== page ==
This list is not exhaustive and represents only some causes among many others. In case of vertigo experience, do not hesitate to consult the doctor as soon as possible for a diagnosis and to get a good understanding of your condition.


  1. Medscape. Vertigo: Identifying the Hidden Cause. https://reference.medscape.com/slideshow/vertigo-6001144#7. Published 2020. Accessed October 29, 2020.
  2. Bhattacharyya N, Gubbels S, Schwartz S et al. Clinical Practice Guideline: Benign Paroxysmal Positional Vertigo (Update) Executive Summary. Otolaryngol Head Neck Surg. 2017;156(3):403-416.
  3. NHS. Labyrinthitis and vestibular neuritis. nhs.uk. https://www.nhs.uk/conditions/labyrinthitis/. Published 2020. Accessed October 14, 2020.
  4. Smith T, Rider J, Cen S. Vestibular Neuronitis (Labyrinthis). https://www.ncbi.nlm.nih.gov/books/NBK549866/. Published 2010.  Accessed October 14, 2020.
  5. Vestibular Disorders Association. Vestibular Migraine. https://vestibular.org/article/diagnosis-treatment/types-of-vestibular-disorders/vestibular-migraine/. Published 2020. Accessed October 28, 2020.
  6. Vestibular Disorders Association. Hormones and Vestibular Disorders. https://vestibular.org/sites/default/files/page_files/Documents/Hormones%20and%20Vestibular%20Disorders.pdf. Published 2016. Accessed October 28, 2020.
  7. NHS. Multiple Sclerosis. nhs.uk. https://www.nhs.uk/conditions/multiple-sclerosis/#:~:text=Multiple%20sclerosis%20(MS)%20is%20a,it%20can%20occasionally%20be%20mild. Published 2020. Accessed October 14, 2020
  8. Vestibular Disorders Association. Causes of Dizziness. https://vestibular.org/article/what-is-vestibular/causes-of-dizziness/. Published 2020. Accessed October 29, 2020.
  9. The global diabetes community. Dizziness. https://www.diabetes.co.uk/symptoms/dizziness.html. Published 2020. Accessed October 14, 2020.
  10. Parkinson’s Foundation. What Is Parkinson’s?. https://www.parkinson.org/understanding-parkinsons/what-is-parkinsons. Published 2020. Accessed October 14, 2020.
  11. Marks J, Sanjai Sinha M. What Causes Vertigo and Who Is at Risk for It? | Everyday Health. EverydayHealth.com. https://www.everydayhealth.com/vertigo/causes-risk-factors/. Published 2020. Accessed October 14, 2020.
  12. Stroke Association. What is stroke? https://www.stroke.org.uk/what-is-stroke. Published 2020. Accessed October 29, 2020.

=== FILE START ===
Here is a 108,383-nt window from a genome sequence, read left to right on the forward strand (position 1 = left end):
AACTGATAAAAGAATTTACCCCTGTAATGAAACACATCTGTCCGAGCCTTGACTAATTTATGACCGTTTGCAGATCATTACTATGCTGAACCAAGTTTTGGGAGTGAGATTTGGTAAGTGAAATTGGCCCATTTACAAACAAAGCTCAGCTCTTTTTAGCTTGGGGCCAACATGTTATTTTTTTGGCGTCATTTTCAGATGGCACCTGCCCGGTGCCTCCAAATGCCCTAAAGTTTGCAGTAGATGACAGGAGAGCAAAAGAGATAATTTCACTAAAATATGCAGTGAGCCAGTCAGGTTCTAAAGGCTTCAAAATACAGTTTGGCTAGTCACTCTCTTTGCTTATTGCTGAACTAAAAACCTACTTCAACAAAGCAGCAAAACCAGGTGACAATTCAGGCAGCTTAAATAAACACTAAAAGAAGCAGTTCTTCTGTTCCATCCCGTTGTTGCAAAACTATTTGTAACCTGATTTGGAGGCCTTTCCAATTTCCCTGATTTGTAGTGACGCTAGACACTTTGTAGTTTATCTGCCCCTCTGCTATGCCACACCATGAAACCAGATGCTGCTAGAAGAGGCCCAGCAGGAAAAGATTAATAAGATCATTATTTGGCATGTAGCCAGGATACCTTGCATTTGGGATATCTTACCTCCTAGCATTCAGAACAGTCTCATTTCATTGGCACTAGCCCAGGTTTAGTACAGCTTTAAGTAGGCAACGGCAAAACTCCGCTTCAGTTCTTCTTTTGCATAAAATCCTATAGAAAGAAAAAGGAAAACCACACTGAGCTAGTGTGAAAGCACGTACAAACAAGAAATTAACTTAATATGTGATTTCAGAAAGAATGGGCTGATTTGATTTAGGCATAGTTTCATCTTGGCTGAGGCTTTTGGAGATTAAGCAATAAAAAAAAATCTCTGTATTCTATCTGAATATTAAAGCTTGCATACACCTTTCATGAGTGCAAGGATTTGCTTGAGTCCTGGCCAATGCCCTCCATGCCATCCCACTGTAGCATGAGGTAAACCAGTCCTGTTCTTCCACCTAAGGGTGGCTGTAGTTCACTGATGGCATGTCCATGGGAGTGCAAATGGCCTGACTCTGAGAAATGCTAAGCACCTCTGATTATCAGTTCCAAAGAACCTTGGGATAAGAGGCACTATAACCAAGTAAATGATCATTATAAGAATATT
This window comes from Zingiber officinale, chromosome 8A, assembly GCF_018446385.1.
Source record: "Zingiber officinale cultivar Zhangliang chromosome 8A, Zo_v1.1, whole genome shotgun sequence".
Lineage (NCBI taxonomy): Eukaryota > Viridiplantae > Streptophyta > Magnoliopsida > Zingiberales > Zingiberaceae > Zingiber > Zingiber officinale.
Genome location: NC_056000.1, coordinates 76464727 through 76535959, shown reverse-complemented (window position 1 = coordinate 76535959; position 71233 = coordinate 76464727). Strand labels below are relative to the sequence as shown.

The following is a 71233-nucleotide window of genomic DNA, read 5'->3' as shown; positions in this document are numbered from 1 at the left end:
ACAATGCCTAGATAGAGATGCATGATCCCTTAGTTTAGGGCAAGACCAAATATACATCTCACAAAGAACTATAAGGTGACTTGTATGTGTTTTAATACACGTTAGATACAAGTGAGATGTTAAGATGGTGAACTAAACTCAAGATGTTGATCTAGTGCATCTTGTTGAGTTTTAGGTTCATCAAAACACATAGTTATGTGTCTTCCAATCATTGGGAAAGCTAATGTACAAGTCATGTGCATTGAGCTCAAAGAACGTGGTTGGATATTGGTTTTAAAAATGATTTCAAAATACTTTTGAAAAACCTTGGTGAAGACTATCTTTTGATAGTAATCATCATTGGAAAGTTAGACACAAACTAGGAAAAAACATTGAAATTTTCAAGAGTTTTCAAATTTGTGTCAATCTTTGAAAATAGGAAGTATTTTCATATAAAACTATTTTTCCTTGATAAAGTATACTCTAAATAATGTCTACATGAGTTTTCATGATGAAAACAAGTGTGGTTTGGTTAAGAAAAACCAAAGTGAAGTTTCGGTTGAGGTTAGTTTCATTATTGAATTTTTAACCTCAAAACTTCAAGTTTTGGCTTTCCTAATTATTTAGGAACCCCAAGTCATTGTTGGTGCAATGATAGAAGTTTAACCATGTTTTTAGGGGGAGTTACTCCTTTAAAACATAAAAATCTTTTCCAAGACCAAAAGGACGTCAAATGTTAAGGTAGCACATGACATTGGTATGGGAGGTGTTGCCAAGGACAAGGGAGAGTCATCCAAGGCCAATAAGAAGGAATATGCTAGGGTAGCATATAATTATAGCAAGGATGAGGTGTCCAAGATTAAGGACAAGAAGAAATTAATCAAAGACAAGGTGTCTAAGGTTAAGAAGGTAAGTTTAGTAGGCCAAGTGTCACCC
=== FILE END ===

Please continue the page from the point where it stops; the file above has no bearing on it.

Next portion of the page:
13. Stroke Association. Balance problems after stroke. https://www.stroke.org.uk/sites/default/files/balance_problems_after_stroke.pdf. Published 2020. Accessed October 29, 2020.
  14. WHO. Hypertension. https://www.who.int/health-topics/hypertension/#tab=tab_1. Published 2020. Accessed October 29, 2020.
  15. Moreira M, Trelha C, Marchiori L, Lopes A. Association between complaints of dizziness and hypertension in non-institutionalized elders. Int Arch Otorhinolaryngol. 2014;17(02):157-162.
  16. Fernández L, Breinbauer H, Delano P. Vertigo and Dizziness in the Elderly. Front Neurol. 2015;6:44
  17. Vestibular Disorders Association. Dietary Considerations. https://vestibular.org/article/coping-support/dietary-considerations/. Published 2020. Accessed October 29, 2020.
  18. Morris L. Why does anxiety and stress cause me to be dizzy? Vestibular rehabilitation. https://www.neuropt.org/docs/default-source/vsig-english-pt-fact-sheets/anxiety-and-stress-dizziness4ca035a5390366a68a96ff00001fc240.pdf?sfvrsn=80a35343_0. Accessed October 29, 2020.
  19. Betterhealth.vic.gov.au. Benign paroxysmal positional vertigo (BPPV). https://www.betterhealth.vic.gov.au/health/conditionsandtreatments/benign-paroxysmal-positional-vertigo-bppv#:~:text=Symptoms%20of%20BPPV,-Activities%20that%20bring&text=Getting%20out%20of%20bed%20or,called%20’top%20shelf%20vertigo’. Published 2020. Accessed October 30, 2020.
  20. Cha Y, Kane M, Baloh R. Familial Clustering of Migraine, Episodic Vertigo, and Ménière’s Disease. Otol. Neurotol. 2008;29(1):93-96.